144. The child learns to believe a host of things. I.e. it learns to act according to these beliefs. Bit by bit there forms a system of what is believed, and in that system some things stand unshakeably fast and some are more or less liable to shift. What stands fast does so, not because it is intrinsically obvious or convincing; it is rather held fast by what lies around it.

145. One wants to say “All my experiences show that it is so”. But how do they do that? For that proposition to which they point itself belongs to a particular interpretation of them.
“That I regard this proposition as certainly true also characterizes my interpretation of experience.”

146. We form the picture of the earth as a ball floating free in space and not altering essentially in a hundred years. I said “We form the picture etc.” and this picture now helps us in the judgment of various situations.
I may indeed calculate the dimensions of a bridge, sometimes calculate that here things are more in favour of a bridge than a ferry, etc.etc., – but somewhere I must begin with an assumption or a decision.

147. The picture of the earth as a ball is a good picture, it proves itself everywhere, it is also a simple picture – in short, we work with it without doubting it.

148. Why do I not satisfy myself that I have two feet when I want to get up from a chair? There is no why. I simply don’t. This is how I act.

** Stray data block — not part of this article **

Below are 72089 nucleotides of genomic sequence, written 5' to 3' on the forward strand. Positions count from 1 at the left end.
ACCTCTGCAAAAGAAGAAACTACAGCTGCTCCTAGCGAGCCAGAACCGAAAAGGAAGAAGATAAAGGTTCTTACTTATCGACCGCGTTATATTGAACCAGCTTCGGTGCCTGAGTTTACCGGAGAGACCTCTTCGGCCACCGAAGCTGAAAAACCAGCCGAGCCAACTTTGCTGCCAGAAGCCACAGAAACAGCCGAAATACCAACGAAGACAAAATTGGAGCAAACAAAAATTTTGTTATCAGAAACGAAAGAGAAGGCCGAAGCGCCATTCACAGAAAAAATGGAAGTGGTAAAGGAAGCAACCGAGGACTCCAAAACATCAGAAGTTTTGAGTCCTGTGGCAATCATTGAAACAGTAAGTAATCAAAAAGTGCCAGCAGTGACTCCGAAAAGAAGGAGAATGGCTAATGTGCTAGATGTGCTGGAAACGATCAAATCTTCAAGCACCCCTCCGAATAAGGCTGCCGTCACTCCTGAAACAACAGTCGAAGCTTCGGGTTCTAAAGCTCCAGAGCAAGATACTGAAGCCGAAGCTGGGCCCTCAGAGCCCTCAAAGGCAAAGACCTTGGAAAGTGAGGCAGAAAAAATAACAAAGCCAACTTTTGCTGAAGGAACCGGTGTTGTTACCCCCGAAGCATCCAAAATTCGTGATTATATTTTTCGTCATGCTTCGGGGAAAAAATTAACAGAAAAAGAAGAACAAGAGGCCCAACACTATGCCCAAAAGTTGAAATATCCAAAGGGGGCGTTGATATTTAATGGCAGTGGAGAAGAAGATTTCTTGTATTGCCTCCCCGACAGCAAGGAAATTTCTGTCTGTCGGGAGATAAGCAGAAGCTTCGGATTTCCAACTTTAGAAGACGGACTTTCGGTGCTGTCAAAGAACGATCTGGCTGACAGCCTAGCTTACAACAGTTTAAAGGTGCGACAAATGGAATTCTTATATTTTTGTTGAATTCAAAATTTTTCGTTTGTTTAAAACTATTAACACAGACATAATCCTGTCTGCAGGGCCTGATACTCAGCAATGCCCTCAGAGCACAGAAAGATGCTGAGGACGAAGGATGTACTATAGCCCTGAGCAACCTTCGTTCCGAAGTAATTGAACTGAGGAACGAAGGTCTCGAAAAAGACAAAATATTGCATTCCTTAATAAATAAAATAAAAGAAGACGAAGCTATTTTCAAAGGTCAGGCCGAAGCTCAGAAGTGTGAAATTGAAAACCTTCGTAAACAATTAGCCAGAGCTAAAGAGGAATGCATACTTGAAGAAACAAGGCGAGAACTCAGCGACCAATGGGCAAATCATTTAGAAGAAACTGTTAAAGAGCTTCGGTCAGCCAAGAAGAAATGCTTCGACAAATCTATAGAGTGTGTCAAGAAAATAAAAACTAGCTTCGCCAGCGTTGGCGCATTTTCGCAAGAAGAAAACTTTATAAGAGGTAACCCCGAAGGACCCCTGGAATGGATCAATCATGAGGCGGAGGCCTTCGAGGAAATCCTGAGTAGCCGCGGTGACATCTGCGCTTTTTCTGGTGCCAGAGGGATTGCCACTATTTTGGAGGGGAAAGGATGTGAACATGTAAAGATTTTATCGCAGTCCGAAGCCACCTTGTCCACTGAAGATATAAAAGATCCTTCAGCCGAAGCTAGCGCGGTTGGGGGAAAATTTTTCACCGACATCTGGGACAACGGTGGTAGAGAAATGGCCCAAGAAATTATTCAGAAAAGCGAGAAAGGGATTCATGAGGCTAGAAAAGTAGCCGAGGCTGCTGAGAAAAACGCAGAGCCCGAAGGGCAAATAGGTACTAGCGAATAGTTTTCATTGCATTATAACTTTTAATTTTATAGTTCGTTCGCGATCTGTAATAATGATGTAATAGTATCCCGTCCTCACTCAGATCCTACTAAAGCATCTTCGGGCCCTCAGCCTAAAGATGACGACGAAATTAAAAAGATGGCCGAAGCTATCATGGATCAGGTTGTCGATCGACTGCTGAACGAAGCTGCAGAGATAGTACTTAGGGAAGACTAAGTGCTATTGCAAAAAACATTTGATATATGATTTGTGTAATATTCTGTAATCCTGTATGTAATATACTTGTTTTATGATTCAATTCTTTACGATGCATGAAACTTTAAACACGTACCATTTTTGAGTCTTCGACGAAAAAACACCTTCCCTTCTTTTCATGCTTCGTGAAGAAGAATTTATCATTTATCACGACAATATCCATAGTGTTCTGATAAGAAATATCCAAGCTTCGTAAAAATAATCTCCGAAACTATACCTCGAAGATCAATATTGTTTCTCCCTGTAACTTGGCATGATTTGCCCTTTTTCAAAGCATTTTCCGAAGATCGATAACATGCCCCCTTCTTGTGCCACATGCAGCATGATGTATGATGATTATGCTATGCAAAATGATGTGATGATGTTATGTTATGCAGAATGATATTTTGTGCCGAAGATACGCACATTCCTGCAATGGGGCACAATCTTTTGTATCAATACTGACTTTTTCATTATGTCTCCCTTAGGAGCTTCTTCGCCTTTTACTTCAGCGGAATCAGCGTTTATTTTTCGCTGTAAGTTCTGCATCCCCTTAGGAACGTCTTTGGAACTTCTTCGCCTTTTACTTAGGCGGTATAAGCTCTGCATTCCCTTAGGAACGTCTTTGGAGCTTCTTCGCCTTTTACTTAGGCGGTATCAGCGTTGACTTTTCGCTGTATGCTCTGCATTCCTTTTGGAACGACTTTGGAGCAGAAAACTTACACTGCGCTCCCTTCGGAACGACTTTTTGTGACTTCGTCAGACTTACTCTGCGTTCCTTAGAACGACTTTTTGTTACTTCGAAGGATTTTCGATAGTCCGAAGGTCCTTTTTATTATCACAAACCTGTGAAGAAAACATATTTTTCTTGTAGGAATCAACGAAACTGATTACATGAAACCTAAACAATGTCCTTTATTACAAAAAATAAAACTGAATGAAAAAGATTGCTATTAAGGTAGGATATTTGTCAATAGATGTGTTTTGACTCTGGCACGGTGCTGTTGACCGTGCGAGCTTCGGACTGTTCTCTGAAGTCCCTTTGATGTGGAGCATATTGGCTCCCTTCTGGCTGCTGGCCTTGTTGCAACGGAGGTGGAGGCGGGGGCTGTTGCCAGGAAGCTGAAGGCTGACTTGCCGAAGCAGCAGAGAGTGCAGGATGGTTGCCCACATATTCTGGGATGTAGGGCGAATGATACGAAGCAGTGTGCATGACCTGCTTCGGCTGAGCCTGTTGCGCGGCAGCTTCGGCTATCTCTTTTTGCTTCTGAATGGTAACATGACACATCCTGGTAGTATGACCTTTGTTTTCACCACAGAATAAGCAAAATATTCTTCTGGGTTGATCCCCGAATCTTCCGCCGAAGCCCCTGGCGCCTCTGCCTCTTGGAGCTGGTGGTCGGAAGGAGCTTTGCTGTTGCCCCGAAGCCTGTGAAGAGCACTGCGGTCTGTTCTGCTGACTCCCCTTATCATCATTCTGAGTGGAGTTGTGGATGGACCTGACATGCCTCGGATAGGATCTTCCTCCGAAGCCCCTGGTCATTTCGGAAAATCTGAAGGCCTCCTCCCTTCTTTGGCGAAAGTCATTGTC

149. My judgments themselves characterize the way I judge, characterize the nature of judgment.

150. How does someone judge which is his right and which his left hand? How do I know that my judgment will agree with someone else’s? How do I know that this colour is blue? If I don’t trust myself here, why should I trust anyone else’s judgment? Is there a why? Must I not begin to trust somewhere? That is to say: somewhere I must begin with not-doubting; and that is not, so to speak, hasty but excusable: it is part of judging.

151. I should like to say: Moore does not know what he asserts he knows, but it stands fast for him, as also for me; regarding it as absolutely solid is part of our method of doubt and enquiry.

152. I do not explicitly learn the propositions that stand fast for me. I can discover them subsequently like the axis around which a body rotates. This axis is not fixed in the sense that anything holds it fast, but the movement around it determines its immobility.